Antioxidents: The Superhero Nutrients

Are you losing out on essential antioxidants

The cells in the body require enough and a continuous supply of antioxidant nutrients to deactivate damaging free radicals. Free radicals are highly unstable molecules that are naturally formed by bodily functions like digestion & detoxification. Your body can also be exposed to free radicals from a variety of environmental sources, such as engine fumes, cigarette smoke, air pollution, and sunlight. Simply put, if free radicals outnumber antioxidants, a chain reaction called oxidative stress starts to occur in the body, resulting in cell damage and diseases. Think about a car rusting, that’s oxidation in action!

Examples of antioxidants include essential nutrients such as vitamin C-A-E, selenium, zinc, lycopene, lutein, and zeaxanthin. Antioxidants are most abundant in colourful vegetables and fruits as well as in nuts and flaxseed. Did you know antioxidants are grouped according to their predominant phytochemical group or colour group? While research regarding colour’s effect on health is ongoing and often inconclusive, here’s a general outline of where and why you need colour in your daily diet! 

Blue & Purple

Behind the colour: The blue and purple hues in foods are primarily due to their anthocyanin content. Examples include blueberries, blackberries, prunes, plums, pomegranates and eggplant or brinjal. (especially the skin).


Behind the colour: The natural plant pigment chlorophyll colours green fruits and vegetables. Green leafy, cruciferous veggies such as broccoli, Brussel sprouts and cabbage contain phytochemicals which are excellent sources of vitamin K, folic acid, potassium, as well as carotenoids and omega-3 fatty acids.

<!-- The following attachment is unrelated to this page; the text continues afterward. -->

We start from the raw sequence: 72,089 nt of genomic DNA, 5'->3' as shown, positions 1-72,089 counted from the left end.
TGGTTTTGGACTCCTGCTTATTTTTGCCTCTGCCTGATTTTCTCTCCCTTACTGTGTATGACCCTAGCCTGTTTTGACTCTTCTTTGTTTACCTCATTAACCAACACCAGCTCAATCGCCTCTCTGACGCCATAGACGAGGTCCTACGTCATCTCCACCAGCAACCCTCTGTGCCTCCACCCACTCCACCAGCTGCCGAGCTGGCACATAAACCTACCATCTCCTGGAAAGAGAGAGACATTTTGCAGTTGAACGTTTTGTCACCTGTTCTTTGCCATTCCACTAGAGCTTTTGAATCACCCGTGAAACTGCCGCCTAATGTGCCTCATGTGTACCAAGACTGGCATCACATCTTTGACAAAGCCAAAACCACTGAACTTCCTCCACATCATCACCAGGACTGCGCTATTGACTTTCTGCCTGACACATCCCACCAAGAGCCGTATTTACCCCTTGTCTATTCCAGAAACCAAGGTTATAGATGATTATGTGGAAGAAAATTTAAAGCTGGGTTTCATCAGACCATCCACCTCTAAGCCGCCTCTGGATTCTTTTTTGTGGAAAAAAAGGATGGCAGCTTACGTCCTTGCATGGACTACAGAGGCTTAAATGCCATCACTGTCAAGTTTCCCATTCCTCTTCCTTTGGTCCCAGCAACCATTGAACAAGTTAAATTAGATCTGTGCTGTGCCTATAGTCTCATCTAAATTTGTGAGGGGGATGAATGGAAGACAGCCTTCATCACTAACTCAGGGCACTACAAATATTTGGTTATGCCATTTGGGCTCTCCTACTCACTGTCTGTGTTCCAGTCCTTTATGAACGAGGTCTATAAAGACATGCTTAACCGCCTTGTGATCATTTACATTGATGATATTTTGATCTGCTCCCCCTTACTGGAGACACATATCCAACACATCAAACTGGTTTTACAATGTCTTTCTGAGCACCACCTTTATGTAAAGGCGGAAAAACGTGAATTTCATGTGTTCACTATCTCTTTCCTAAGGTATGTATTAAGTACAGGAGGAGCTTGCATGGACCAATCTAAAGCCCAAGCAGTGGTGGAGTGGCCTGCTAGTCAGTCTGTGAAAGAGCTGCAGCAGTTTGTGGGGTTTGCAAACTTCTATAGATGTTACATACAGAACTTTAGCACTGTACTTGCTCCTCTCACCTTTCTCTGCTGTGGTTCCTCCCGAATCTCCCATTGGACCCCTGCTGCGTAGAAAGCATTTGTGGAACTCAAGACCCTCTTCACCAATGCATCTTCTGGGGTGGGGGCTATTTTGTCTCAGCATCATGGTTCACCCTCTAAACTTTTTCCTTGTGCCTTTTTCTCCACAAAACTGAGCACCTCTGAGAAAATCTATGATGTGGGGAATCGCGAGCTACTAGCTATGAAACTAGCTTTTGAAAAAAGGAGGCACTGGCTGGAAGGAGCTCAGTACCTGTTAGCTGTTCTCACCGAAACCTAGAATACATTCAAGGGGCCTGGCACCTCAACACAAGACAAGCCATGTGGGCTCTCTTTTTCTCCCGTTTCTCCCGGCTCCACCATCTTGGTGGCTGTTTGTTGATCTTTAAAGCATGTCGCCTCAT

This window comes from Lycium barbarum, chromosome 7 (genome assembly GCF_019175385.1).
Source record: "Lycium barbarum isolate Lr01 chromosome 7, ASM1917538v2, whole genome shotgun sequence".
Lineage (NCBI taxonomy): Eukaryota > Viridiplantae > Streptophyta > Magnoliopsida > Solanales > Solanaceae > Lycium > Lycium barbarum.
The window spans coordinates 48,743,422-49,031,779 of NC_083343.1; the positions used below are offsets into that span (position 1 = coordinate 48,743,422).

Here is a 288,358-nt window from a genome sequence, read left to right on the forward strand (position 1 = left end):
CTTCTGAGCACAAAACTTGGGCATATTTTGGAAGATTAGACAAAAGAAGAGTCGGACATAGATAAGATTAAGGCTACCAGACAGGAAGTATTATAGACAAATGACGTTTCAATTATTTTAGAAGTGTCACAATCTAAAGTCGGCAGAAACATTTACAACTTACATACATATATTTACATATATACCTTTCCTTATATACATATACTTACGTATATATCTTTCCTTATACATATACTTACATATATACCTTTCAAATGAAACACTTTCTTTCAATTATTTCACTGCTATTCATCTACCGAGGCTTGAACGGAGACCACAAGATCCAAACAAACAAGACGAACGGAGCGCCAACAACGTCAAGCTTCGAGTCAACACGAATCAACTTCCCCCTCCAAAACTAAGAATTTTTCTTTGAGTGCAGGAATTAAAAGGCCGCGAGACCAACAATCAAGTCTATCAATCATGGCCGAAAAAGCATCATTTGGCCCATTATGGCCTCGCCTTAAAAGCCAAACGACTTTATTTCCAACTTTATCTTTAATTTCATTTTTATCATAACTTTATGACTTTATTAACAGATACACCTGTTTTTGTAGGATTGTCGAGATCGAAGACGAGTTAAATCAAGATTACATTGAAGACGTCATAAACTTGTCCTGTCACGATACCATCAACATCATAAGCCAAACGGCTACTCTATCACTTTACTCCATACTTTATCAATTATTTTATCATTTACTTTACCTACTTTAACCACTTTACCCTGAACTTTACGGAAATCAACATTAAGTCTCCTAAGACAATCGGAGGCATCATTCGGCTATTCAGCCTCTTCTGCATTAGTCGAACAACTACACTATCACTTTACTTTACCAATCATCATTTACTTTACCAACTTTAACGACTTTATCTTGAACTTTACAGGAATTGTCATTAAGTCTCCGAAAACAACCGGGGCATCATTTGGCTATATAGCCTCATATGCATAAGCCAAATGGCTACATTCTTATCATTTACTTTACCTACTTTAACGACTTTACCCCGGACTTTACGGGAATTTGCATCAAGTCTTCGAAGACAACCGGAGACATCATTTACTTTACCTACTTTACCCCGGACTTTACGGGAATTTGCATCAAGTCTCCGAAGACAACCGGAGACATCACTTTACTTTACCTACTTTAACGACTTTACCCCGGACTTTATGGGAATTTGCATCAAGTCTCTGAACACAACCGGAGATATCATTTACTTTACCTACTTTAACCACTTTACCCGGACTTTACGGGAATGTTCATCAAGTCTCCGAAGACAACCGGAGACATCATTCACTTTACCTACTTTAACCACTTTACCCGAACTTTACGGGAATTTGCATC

Behind the colour: A variation of the green colour category, these foods exhibit a richness in lutein.

Examples are avocado, kiwifruit, spinach, and other leafy greens.


Behind the colour: Lycopene is the predominant pigment in reddish fruits and veggies. A carotenoid, lycopene is a powerful antioxidant that has been associated with multiple health benefits for both women and men.

Red fruits and vegetables are also sources of flavonoids, which have antioxidant properties. Cranberries are another red fruit whose colour is due to a combination of anthocyanins and lycopene, are also a good source of tannins. Other examples include tomatoes and tomato products, watermelon, pink grapefruit, and guava.


Behind the colour: Beta (β)-cryptoxanthin, beta (β)-carotene, and alpha (α)-carotene are all orange-friendly carotenoids that can be converted in the body to vitamin A. Examples are carrots, mangos, cantaloupe, winter squash, sweet potatoes, pumpkins, and apricots.

For a daily insurance policy against cell damage, Nativa Complex® products can help meet your antioxidant needs.


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